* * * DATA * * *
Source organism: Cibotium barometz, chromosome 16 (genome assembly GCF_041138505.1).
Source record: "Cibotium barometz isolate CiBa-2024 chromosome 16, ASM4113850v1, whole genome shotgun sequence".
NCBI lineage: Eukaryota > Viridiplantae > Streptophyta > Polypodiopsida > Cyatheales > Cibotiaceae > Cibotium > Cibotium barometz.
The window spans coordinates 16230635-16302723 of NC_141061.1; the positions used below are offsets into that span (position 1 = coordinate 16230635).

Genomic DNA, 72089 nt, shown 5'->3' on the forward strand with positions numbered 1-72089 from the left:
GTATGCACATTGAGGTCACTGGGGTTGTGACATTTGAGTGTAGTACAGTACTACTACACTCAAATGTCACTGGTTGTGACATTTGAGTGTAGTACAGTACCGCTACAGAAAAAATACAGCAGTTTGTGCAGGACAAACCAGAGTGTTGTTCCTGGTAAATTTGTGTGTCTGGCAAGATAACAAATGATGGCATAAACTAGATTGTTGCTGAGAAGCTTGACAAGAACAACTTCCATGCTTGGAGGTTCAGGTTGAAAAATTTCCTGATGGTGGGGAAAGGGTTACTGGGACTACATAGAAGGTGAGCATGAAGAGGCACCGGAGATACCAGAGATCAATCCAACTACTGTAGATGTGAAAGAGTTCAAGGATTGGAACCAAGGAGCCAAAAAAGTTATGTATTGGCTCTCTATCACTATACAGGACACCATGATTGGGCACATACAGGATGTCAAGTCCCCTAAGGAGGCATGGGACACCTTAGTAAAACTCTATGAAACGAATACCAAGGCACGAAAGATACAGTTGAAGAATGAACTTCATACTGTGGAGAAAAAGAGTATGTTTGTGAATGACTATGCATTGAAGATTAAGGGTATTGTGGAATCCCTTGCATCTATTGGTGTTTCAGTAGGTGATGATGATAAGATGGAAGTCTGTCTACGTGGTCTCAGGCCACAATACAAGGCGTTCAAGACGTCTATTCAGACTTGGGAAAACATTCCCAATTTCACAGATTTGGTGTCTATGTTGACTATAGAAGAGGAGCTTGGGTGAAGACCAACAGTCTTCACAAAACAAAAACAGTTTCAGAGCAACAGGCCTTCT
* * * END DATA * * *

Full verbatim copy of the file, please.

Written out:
Source organism: Cibotium barometz, chromosome 16 (genome assembly GCF_041138505.1).
Source record: "Cibotium barometz isolate CiBa-2024 chromosome 16, ASM4113850v1, whole genome shotgun sequence".
NCBI lineage: Eukaryota > Viridiplantae > Streptophyta > Polypodiopsida > Cyatheales > Cibotiaceae > Cibotium > Cibotium barometz.
The window spans coordinates 16230635-16302723 of NC_141061.1; the positions used below are offsets into that span (position 1 = coordinate 16230635).

Genomic DNA, 72089 nt, shown 5'->3' on the forward strand with positions numbered 1-72089 from the left:
GTATGCACATTGAGGTCACTGGGGTTGTGACATTTGAGTGTAGTACAGTACTACTACACTCAAATGTCACTGGTTGTGACATTTGAGTGTAGTACAGTACCGCTACAGAAAAAATACAGCAGTTTGTGCAGGACAAACCAGAGTGTTGTTCCTGGTAAATTTGTGTGTCTGGCAAGATAACAAATGATGGCATAAACTAGATTGTTGCTGAGAAGCTTGACAAGAACAACTTCCATGCTTGGAGGTTCAGGTTGAAAAATTTCCTGATGGTGGGGAAAGGGTTACTGGGACTACATAGAAGGTGAGCATGAAGAGGCACCGGAGATACCAGAGATCAATCCAACTACTGTAGATGTGAAAGAGTTCAAGGATTGGAACCAAGGAGCCAAAAAAGTTATGTATTGGCTCTCTATCACTATACAGGACACCATGATTGGGCACATACAGGATGTCAAGTCCCCTAAGGAGGCATGGGACACCTTAGTAAAACTCTATGAAACGAATACCAAGGCACGAAAGATACAGTTGAAGAATGAACTTCATACTGTGGAGAAAAAGAGTATGTTTGTGAATGACTATGCATTGAAGATTAAGGGTATTGTGGAATCCCTTGCATCTATTGGTGTTTCAGTAGGTGATGATGATAAGATGGAAGTCTGTCTACGTGGTCTCAGGCCACAATACAAGGCGTTCAAGACGTCTATTCAGACTTGGGAAAACATTCCCAATTTCACAGATTTGGTGTCTATGTTGACTATAGAAGAGGAGCTTGGGTGAAGACCAACAGTCTTCACAAAACAAAAACAGTTTCAGAGCAACAGGCCTTCT